Everyone is trying to cut costs these days, but that's easier said than done -- especially when your business is the nation's security. The Department of Homeland Security recently requested a budget of $56.3 billion for fiscal 2011, which represents an increase from last year's request of $55.1 billion.
The department says the budget serves to strengthen security against terrorism and other threats, while "reflecting the department's commitment to fiscal discipline and efficiency." And Homeland Security did announce some initiatives to cut costs: In one case, it's having some employee operations done electronically rather than by post, for an expected savings of about $4 million annually.
New and Unexpected Expenses
Much of that larger Homeland Security spending is slated to protect U.S. aviation and airspace. The 2011 budget calls for an increase of more than $433 million to purchase and install hundreds of advanced body-scanning machines at airport checkpoints across the U.S., as well as to train and hire staff to use them. It also includes a planned $85 million hike for more federal air marshals and an additional $60 million to buy some 800 portable explosives detectors.
But those are only the planned expenses. It doesn't help that the department has recently had some unexpected expenses to deal with.
Earlier this year, for instance, a lovesick university student jumped a checkpoint at Newark International Airport to kiss his girlfriend goodbye. The security breach brought airport operations screeching to a halt for several hours while stranding thousands of passengers. Officials have been reluctant to say just how expensive the Newark incident was, but analysts believe hundreds of thousands of dollars, at a minimum, were lost.
"Once you shut down the airport, you've got all sorts of costs," says Maclyn Clouse, professor of finance at the University of Denver's Daniels College of Business. "You have canceled flights, more missed connections, dollars incurred by the consumers. I would say [the cost of] shutting the airport down for a day, or hours like that, could be up in the six figures."
Interception Costs Add Up
And then there was the situation just recently, when a Qatari diplomat was confronted by air marshals after he was discovered smoking in the lavatory of a United Airlines (UAUA) plane flying out of Washington D.C. As a precaution, officials from the North American Aerospace Defense Command, or NORAD, scrambled two F-16 fighter jets to escort the United flight into the Denver International Airport. The airport remained opened during the incident and had no impact on its operations, airport officials said.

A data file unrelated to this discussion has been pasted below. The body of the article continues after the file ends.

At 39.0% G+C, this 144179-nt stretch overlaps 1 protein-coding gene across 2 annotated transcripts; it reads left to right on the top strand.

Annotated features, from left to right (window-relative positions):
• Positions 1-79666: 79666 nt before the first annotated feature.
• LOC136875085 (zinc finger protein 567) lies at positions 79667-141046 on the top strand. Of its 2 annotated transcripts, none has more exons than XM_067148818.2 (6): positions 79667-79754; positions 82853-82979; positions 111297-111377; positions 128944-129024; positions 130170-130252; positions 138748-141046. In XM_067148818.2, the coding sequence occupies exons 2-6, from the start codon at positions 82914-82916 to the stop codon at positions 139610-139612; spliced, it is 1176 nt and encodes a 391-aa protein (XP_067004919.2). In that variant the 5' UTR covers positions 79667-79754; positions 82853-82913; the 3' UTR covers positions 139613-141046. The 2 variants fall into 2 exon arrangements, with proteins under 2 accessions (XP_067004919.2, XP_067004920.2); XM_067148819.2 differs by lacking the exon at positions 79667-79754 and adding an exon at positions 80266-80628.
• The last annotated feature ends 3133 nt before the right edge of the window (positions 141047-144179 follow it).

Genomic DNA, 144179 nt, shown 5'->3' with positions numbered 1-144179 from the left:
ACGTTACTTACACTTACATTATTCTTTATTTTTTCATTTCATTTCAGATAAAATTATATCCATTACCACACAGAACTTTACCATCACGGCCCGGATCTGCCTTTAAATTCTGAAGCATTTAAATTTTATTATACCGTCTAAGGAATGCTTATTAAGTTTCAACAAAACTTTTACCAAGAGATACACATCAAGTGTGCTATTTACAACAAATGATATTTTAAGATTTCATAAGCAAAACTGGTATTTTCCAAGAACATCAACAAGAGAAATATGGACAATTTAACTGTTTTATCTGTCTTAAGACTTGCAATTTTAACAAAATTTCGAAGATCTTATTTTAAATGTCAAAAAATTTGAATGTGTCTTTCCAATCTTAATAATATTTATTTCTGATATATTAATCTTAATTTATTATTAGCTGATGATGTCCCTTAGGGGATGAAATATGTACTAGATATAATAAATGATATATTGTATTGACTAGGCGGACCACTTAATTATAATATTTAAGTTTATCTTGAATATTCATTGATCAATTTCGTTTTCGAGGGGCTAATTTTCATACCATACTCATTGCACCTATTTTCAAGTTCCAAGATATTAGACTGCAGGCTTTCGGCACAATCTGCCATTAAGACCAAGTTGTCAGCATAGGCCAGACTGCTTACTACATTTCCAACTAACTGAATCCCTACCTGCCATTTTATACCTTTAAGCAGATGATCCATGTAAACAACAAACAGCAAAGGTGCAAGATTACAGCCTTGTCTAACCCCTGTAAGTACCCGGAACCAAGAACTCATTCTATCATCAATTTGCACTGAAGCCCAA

But it costs about $7,500 per hour, including fuel and maintenance expenses, to put each of those F-16s into the air, according to NORAD spokesperson Lt. Commander Gary Ross. The aircraft were airborne for about 40 minutes, which would put the total cost of intercepting the United jet around $12,000.
That may not sound like much, but Ross says NORAD scrambles jets about 200 times each year in response to possible aviation security threats, such as potentially dangerous or unruly passengers (like in that last example), airplanes that lose radio contact with the Federal Aviation Administration or aircraft that stray into restricted airspace. "It's better to side on precaution, to send fighters up to have eyes on the aircraft," he says.
Airport Security Costs Consumers
Not all security events at major airports, which are already staffed around the clock, necessarily add up to additional costs for the Transportation Security Administration or other agencies.
Aviation officials acknowledge that every security event is unique. "The financial impact on airports regarding security breaches that result in terminal evacuations is dependent upon the duration, number of passengers and flights involved as well as the nature of the event," says Christoper Bidwell, vice president of security and facilitation with Airports Council International - North America, in an e-mailed response. "Since each airport is different, there is no set rule for determining the cost associated with security breaches."
But when those airport costs do tally up, it's the consumer who ends up paying, Clouse says. "Unless the U.S. government is willing to subsidize the airlines, which in fact is done in some other countries in the world, [the cost is] ultimately going to have to come in the form of higher fares," he says. "And we'll all pay that cost for higher security."
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